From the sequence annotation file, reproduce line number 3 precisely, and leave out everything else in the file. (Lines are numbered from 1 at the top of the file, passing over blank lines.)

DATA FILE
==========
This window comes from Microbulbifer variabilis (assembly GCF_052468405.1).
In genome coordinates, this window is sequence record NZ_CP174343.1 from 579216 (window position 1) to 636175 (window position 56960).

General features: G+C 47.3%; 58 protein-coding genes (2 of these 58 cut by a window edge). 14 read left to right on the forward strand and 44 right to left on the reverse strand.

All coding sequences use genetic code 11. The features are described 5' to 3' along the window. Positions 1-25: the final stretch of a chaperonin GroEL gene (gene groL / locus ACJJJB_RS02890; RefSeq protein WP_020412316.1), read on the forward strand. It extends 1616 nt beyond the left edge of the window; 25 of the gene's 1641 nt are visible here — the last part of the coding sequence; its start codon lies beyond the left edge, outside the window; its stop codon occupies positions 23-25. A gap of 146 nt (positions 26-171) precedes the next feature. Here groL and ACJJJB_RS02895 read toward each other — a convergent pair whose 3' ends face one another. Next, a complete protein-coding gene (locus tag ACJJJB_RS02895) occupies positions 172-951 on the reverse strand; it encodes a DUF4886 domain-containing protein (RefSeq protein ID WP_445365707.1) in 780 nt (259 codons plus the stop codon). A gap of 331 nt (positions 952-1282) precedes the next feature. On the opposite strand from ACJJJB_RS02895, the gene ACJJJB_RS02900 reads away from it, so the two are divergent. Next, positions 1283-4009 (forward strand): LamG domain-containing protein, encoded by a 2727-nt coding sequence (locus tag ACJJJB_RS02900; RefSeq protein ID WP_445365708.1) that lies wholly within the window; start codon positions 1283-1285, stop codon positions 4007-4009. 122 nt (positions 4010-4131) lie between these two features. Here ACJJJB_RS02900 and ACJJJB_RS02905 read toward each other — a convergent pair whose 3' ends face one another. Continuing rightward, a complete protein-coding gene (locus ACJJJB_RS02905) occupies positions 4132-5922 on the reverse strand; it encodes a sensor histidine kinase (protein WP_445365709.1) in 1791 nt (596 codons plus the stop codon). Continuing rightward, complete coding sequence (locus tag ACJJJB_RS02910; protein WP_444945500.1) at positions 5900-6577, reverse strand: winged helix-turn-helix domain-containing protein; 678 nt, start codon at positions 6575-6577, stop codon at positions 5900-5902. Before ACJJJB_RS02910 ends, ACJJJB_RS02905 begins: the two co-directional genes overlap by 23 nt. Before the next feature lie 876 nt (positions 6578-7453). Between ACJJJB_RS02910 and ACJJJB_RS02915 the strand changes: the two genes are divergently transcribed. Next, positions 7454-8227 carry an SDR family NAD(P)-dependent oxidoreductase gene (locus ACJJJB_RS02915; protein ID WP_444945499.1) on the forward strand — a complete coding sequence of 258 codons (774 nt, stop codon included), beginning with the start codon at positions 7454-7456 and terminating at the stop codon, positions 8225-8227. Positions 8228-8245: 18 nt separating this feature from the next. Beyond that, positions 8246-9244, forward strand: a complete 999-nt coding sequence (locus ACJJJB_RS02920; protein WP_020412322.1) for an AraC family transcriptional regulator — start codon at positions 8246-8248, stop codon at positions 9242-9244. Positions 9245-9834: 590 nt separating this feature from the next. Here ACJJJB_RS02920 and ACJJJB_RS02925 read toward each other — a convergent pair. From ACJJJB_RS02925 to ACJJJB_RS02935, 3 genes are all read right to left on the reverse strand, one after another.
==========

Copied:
General features: G+C 47.3%; 58 protein-coding genes (2 of these 58 cut by a window edge). 14 read left to right on the forward strand and 44 right to left on the reverse strand.